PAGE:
As I read the book, I found myself relating to both Rod and Ruthie. On his blog, Rod echoes a lot of my own views on various subjects, but he often comes across as pretentious and privileged. Ruthie enjoyed the simple things in life, as I do, but she didn’t seem to value learning and books in the same way Rod does. The difference between the two siblings reminded me a lot of the division where I live. On one hand, you have the simple Southern people who have lived in North Carolina their entire lives. They tend to enjoy the typical Southern life, which is slow-paced and involves close ties between family and friends. North Carolina natives tend to be good, honest, “salt-of-the-earth” people, but they also can be ignorant or intolerant of anything that goes against their way of life or beliefs. This was how Rod described Ruthie and other Louisiana natives in the memoir—as quite close-minded—but of course, that’s not their fault. That’s how they have been raised and they’re satisfied that way. They are content with what they have and don’t see any reason to broaden their horizons.

The other part of North Carolina is taken over by “Yankees” who recently moved from New York and other Northern states. If you ask the native North Carolinians, the Yankees have totally destroyed North Carolina’s culture with their high-class, fast-paced ways. They’re forcing new roads and highways and homes to be built, which is ruining the environment, and they’re in favor of upscale stores like Whole Foods and niche boutiques that are causing the prices of everything else to go up. Houses are going for outrageously high prices, and who can afford them but the Yankees? Many of the Yankees work in the Research Triangle Park area and tend to be highly educated and current on the latest technologies. Because they’re not native, many of their family members live elsewhere. Thus, family may not seem like it’s as much of a priority to them as it is for the native North Carolinians (but I’m sure it probably is).

I did come from New York, but that was in the mid-1990s when I was a little kid, so I find it hard to relate to the newest wave of “Yankees” who have arrived in my state. I love the native North Carolinians I know, and they do tend to have a better and more fulfilling lifestyle in that they value what is truly important: family and friends. But I, like Rod, tend to get impatient with them because they don’t seem to value education and “book smarts” in the same way that I do. They are very set in their ways. However, I’m constantly aware that my impatience with them may make me come off as pretentious and high-falutin.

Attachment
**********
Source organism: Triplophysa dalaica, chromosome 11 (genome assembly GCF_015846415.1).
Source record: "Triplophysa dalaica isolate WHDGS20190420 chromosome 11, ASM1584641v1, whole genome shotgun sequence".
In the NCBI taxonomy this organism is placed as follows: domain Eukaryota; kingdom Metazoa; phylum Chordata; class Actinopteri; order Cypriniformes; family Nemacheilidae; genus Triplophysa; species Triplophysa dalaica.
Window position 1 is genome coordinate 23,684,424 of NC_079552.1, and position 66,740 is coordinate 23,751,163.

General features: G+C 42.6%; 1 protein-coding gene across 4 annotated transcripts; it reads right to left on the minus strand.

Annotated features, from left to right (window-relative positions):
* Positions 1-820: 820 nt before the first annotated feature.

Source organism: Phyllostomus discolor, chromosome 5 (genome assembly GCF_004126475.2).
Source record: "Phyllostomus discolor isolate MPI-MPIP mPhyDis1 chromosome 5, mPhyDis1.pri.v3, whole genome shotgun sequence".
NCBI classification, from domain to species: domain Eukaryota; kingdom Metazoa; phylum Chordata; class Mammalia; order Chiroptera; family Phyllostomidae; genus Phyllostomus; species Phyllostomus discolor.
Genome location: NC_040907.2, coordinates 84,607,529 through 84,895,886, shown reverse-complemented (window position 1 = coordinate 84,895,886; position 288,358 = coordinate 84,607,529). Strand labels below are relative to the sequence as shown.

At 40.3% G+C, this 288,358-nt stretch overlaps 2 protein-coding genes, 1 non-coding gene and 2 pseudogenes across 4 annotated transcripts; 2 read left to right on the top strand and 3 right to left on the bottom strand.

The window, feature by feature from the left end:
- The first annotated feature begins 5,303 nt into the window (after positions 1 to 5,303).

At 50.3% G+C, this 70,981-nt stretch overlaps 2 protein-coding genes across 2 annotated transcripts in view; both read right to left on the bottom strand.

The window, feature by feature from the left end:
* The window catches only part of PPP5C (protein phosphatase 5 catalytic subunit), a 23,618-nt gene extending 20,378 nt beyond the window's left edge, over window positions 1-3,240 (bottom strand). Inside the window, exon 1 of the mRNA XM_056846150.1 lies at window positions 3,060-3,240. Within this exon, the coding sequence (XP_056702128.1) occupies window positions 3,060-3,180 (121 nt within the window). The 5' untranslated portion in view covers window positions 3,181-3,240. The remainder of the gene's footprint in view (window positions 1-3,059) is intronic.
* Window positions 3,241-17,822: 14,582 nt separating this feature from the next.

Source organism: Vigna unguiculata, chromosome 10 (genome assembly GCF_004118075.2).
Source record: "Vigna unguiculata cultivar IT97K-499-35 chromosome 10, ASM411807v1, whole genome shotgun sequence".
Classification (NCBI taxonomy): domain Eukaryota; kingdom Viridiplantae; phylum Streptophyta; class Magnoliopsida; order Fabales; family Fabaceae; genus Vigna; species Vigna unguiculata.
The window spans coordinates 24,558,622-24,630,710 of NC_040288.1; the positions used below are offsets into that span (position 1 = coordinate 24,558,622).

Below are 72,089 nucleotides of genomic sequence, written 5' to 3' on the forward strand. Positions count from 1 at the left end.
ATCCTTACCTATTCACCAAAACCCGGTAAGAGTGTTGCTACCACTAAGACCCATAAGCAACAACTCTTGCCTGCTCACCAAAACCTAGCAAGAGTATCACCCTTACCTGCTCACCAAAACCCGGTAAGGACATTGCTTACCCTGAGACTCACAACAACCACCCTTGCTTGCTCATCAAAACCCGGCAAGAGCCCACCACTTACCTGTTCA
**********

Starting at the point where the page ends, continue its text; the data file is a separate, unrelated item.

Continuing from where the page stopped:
Ruthie Leming’s “little way” (i.e., doing small things with great love, also espoused by St. Therese of Lisieux and St. Teresa of Calcutta) is a simple faith that anyone can live by. From what I gathered from reading the memoir, Rod is still coming to terms with this “little way” and how to reconcile it with a world that seems focused on the things that don’t ultimately matter. Like Rod, I have issues with trying to follow the “little way” and reconciling it with what I know (from education and being a native New Yorker) and what I value (from my parents, my religion, and the aspects of the Southern life I admire).

The book can be read for the enjoyable and inspiring (although obviously very sad) story, or for a more in-depth study of culture and faith if you’re the kind of person who, like the author (and me), tends to overanalyze everything.

*What is “morally acceptable” and what is a “good person” are extremely subjective these days. I personally believe in objective morality, but many do not, and that’s a topic for another post.